The line's alternative, a reservations hotline recommended by staff, directed callers to an autobot who advised to ring later before dropping the call. The few staff available on the airport floor had a rather circuitous argument.

"I can't wait for hours," I said.

"You can call the reservations number?" they would say.

"The number isn't working."

"You can wait in the line?"

Their "solutions" made as much sense as ravens and writing desks.

Exactly how glacial was the pace of this line? A boy a few people ahead retrieved a pack of cards and began to play Solitaire. He had won eight games before we moved. As for me, I spent my time writing United a letter (you're reading a rather toned down version, the four-letter words have been redacted.) I've yet to hear back.

Meanwhile, fares were still being sold over their website, particularly an abundance of Business-class seats for inflated costs and rising.

Before I get accused of unfairness (I'll readily admit to bias), weather issues on the East Coast and Midwest had thrown curveballs to all airlines over the last week. But a quick walk through other airlines' terminals revealed a stark contrast in crisis management. I passed several -- Delta, American, Virgin -- and sure, they were busy but customers were moving swiftly through queues, smiles were aplenty, children were playing with their souvenirs rather than sleeping on a dirty floor.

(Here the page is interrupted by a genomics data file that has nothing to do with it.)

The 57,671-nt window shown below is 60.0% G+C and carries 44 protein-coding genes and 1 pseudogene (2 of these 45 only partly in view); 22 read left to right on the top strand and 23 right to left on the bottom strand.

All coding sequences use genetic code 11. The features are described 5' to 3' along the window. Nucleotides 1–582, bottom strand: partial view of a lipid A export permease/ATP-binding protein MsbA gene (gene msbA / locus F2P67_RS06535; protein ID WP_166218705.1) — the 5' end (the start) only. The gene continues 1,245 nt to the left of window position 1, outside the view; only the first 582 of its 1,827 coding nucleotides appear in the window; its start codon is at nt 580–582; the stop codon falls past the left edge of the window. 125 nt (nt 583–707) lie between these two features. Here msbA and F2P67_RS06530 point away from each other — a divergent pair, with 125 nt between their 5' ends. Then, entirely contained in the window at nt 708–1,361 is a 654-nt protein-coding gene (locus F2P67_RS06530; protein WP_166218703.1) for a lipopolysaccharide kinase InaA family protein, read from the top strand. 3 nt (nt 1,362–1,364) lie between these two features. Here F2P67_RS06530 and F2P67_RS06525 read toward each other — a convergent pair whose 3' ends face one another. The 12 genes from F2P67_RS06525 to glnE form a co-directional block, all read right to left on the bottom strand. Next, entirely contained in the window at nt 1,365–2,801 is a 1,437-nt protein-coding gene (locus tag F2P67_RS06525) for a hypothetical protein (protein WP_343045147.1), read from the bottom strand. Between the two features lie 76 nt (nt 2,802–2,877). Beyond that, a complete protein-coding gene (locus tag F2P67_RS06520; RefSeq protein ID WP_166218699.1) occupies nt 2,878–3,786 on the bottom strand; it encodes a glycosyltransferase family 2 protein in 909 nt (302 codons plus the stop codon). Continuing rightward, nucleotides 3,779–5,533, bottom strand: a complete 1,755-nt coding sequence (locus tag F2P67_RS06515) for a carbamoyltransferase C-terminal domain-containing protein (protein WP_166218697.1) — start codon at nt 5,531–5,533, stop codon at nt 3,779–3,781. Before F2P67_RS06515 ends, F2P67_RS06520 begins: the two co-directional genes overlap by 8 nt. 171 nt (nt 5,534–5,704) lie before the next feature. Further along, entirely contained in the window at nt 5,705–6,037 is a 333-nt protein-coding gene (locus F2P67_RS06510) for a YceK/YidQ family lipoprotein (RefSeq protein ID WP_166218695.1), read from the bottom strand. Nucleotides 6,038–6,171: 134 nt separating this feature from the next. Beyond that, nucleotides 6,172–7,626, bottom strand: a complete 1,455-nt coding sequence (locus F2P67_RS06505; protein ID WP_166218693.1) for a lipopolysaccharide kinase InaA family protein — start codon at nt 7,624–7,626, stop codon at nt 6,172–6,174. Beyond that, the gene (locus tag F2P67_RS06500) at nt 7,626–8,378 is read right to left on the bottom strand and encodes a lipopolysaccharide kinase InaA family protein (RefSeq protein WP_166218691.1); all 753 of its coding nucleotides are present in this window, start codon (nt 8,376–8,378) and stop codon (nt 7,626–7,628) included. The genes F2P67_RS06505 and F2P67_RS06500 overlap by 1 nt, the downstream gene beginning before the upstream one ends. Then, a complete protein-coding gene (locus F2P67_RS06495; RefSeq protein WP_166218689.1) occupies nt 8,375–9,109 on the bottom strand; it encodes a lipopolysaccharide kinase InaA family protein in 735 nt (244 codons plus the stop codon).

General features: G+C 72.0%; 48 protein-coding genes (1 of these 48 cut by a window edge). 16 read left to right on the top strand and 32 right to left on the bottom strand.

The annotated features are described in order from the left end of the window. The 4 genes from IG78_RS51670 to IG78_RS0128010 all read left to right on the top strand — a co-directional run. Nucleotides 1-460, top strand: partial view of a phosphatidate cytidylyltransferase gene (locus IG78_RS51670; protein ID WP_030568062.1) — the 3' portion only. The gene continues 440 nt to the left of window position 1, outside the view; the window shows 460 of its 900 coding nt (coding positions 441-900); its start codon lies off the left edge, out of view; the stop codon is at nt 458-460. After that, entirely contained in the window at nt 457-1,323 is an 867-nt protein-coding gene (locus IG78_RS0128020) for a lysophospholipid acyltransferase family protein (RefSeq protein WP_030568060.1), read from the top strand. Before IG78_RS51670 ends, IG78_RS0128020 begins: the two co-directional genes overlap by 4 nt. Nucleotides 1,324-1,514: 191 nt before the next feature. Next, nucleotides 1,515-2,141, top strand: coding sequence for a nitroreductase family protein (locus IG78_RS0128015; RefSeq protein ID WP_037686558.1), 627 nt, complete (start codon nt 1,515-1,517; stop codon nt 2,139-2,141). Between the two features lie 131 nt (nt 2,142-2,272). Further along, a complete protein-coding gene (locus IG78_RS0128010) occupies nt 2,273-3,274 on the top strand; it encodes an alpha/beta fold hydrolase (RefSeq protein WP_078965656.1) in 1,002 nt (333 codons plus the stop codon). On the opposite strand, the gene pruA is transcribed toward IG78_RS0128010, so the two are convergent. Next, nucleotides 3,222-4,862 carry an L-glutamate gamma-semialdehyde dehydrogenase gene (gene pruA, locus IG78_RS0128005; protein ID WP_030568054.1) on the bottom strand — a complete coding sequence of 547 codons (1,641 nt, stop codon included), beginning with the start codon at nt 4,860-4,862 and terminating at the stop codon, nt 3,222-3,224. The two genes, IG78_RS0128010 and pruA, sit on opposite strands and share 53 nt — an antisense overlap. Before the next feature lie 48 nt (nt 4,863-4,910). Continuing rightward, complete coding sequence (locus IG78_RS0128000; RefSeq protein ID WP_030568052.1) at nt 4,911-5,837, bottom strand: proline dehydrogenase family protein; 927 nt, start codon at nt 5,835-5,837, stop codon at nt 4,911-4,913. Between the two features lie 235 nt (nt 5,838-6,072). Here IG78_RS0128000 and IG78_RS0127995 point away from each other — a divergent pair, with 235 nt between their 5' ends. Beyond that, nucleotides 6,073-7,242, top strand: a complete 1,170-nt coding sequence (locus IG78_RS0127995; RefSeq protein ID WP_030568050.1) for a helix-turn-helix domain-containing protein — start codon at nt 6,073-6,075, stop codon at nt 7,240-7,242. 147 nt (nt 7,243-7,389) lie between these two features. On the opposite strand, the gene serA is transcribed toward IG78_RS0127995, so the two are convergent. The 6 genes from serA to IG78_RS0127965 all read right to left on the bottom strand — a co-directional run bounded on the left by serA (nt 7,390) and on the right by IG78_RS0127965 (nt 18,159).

A welcome diversion as perseverance waned, a man who had been waiting for over 8 hours called the local CBS LA news and they arrived promptly with cameras in tow. United sprung to action, rushing to populate all 10 booths and having an employee walk through the crowd to encourage calls to the non-functional hotline. Smile for the cameras. All under control. Nothing to see here.

Speaking with TheStreet, one United spokesperson explained the airline's response to the presence of cameras was coincidence, the result of airport rotations, rather than a calculated PR effort. 

"We staff where there is the greatest need. We routinely move staff around the airport every single day based on where there is the greatest need at that moment," he said. 

Additional responses from United on the conditions haven't been forthcoming. In a somewhat juvenile attempt to wrest control, I live-tweeted United throughout my agonizing wait, goading them for a response. Still at least 50 people from the front of the line, and with no response, my phone died.

Simple gestures would have made all the difference. Water bottles distributed through the line, sunscreen for those waiting outside, a kind word and a patient ear. This, though, seemed beyond United's grasp.

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